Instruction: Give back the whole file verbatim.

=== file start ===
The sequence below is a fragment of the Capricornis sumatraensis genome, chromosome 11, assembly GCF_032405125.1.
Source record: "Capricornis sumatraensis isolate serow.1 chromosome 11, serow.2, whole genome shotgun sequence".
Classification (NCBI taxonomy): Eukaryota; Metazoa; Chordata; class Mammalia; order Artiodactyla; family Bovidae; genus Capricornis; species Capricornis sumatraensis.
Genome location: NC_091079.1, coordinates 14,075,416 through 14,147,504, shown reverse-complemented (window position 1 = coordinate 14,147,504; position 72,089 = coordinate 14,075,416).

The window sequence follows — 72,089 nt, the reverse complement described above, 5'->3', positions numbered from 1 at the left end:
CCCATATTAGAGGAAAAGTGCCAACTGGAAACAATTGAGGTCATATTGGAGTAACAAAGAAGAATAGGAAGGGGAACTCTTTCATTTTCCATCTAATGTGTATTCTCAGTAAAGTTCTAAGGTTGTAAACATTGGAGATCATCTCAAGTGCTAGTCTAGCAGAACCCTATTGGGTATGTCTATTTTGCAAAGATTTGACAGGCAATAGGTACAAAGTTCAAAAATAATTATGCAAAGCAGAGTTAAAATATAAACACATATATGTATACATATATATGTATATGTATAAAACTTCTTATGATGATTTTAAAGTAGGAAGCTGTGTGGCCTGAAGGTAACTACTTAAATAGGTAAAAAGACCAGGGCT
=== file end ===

The sequence below is a fragment of the Capricornis sumatraensis genome, chromosome 11, assembly GCF_032405125.1.
Source record: "Capricornis sumatraensis isolate serow.1 chromosome 11, serow.2, whole genome shotgun sequence".
Classification (NCBI taxonomy): Eukaryota; Metazoa; Chordata; class Mammalia; order Artiodactyla; family Bovidae; genus Capricornis; species Capricornis sumatraensis.
Genome location: NC_091079.1, coordinates 14,075,416 through 14,147,504, shown reverse-complemented (window position 1 = coordinate 14,147,504; position 72,089 = coordinate 14,075,416).

The window sequence follows — 72,089 nt, the reverse complement described above, 5'->3', positions numbered from 1 at the left end:
CCCATATTAGAGGAAAAGTGCCAACTGGAAACAATTGAGGTCATATTGGAGTAACAAAGAAGAATAGGAAGGGGAACTCTTTCATTTTCCATCTAATGTGTATTCTCAGTAAAGTTCTAAGGTTGTAAACATTGGAGATCATCTCAAGTGCTAGTCTAGCAGAACCCTATTGGGTATGTCTATTTTGCAAAGATTTGACAGGCAATAGGTACAAAGTTCAAAAATAATTATGCAAAGCAGAGTTAAAATATAAACACATATATGTATACATATATATGTATATGTATAAAACTTCTTATGATGATTTTAAAGTAGGAAGCTGTGTGGCCTGAAGGTAACTACTTAAATAGGTAAAAAGACCAGGGCT